Global patterns in culturable soil yeast diversity Academic Article uri icon

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abstract

  • Yeasts, broadly defined as unicellular fungi, fulfill essential roles in soil ecosystems as decomposers and nutrition sources for fellow soil-dwellers. Broad-scale investigations of soil yeasts pose a methodological challenge as metagenomics are of limited use for identifying this group of fungi. Here we characterize global soil yeast diversity using fungal DNA barcoding on 1473 yeasts cultured from 3826 soil samples obtained from nine countries in six continents. We identify mean annual precipitation and international air travel as two significant correlates with soil yeast community structure and composition worldwide. Evidence for anthropogenic influences on soil yeast communities, directly via travel and indirectly via altered rainfall patterns resulting from climate change, is concerning as we found common infectious yeasts frequently distributed in soil in several countries. Our discovery of 41 putative novel species highlights the continued need for culture-based studies to advance our knowledge of environmental yeast diversity.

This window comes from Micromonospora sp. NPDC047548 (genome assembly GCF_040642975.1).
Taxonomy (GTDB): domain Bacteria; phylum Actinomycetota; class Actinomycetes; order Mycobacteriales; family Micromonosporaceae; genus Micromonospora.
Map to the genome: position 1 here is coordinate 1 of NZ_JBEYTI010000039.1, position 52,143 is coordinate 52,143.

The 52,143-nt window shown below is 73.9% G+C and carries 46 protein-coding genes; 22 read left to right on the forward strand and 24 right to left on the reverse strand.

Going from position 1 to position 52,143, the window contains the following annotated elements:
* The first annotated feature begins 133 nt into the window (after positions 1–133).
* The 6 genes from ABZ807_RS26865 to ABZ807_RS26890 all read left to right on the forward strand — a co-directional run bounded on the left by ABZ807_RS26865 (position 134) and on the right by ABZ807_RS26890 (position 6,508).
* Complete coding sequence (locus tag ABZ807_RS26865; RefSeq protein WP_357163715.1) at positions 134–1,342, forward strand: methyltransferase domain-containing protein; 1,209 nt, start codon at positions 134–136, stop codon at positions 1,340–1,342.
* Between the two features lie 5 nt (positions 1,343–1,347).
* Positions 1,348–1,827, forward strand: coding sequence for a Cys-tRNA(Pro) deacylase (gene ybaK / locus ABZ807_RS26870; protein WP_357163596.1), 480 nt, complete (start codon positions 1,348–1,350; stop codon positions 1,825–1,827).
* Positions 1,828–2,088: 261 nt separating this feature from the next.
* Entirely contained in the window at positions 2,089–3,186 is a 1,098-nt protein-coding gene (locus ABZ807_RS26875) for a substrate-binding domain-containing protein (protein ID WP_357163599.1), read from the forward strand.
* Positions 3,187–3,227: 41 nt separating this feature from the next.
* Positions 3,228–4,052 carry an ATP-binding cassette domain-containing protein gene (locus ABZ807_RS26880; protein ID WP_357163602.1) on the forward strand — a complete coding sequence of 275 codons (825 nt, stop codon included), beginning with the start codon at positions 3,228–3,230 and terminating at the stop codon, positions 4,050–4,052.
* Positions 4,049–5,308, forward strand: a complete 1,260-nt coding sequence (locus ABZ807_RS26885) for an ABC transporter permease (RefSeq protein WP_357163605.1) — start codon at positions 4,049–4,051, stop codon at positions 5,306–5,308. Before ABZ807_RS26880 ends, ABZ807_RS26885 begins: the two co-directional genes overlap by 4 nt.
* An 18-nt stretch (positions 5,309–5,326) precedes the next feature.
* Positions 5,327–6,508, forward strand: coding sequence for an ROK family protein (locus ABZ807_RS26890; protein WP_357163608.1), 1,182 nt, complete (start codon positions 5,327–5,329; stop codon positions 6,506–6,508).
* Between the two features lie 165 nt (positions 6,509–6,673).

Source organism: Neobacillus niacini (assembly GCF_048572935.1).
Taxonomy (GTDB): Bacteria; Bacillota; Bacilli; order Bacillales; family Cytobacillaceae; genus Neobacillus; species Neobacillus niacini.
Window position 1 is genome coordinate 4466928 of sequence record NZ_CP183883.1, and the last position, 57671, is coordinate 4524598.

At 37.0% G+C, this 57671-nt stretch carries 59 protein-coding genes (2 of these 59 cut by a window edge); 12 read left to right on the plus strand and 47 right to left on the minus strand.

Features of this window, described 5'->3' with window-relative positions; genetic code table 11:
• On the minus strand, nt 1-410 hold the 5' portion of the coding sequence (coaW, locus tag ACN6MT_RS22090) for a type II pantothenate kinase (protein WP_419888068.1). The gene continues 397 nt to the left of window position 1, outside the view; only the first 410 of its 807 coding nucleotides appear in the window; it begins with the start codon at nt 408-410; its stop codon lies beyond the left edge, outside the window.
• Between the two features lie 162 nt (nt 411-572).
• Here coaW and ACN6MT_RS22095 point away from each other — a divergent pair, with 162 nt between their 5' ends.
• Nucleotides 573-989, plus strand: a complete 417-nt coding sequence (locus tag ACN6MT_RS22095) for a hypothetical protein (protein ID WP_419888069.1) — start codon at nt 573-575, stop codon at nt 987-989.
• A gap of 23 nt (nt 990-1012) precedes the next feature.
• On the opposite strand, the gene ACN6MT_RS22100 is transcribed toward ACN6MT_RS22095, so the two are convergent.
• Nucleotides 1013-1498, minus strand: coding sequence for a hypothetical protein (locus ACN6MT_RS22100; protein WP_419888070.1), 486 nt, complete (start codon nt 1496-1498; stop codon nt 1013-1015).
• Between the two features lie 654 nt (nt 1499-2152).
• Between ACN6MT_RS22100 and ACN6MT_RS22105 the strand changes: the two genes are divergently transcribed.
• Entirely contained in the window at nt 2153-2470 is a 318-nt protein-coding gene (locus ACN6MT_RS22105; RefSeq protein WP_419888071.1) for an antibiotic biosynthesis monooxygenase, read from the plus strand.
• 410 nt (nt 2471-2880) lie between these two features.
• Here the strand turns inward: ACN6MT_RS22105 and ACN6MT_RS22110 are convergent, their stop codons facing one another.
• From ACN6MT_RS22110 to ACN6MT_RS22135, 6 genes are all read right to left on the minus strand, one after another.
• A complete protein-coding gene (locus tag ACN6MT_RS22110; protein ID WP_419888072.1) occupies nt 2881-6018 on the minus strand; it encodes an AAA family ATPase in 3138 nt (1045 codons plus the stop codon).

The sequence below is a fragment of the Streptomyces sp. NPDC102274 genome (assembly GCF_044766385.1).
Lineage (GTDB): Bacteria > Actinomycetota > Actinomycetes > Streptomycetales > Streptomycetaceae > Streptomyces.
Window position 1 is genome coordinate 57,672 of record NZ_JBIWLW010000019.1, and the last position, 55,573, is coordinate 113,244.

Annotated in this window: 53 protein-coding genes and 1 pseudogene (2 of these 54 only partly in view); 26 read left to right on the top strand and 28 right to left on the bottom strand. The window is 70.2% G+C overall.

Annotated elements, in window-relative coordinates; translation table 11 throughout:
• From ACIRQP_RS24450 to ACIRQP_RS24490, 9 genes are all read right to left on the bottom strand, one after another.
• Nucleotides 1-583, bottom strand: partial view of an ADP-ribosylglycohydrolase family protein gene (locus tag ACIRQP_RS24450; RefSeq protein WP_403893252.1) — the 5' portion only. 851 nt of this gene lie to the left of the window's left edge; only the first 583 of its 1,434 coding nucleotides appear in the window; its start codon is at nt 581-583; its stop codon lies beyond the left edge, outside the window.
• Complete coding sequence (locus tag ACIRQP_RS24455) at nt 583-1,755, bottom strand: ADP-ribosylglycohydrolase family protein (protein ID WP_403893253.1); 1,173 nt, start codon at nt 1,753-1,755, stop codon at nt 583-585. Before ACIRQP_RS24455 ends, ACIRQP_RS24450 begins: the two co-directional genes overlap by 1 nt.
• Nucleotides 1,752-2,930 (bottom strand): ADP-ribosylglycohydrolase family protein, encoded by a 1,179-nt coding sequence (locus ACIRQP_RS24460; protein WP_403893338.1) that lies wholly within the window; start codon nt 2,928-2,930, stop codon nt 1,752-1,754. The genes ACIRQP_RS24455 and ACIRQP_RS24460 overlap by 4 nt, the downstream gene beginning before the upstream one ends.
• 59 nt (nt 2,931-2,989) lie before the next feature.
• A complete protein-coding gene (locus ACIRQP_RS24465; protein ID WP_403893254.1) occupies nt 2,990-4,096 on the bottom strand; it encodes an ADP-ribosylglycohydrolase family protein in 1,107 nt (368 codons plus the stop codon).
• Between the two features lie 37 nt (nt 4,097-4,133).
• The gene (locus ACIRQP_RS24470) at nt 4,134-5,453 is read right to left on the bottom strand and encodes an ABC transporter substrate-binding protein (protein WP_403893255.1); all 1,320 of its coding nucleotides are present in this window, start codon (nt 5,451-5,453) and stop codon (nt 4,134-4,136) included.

authors

  • Samarasinghe, Himeshi
  • Lu, Yi
  • Aljohani, Renad
  • Al-Amad, Ahmad
  • Yoell, Heather
  • Xu, Jianping

publication date

  • October 2021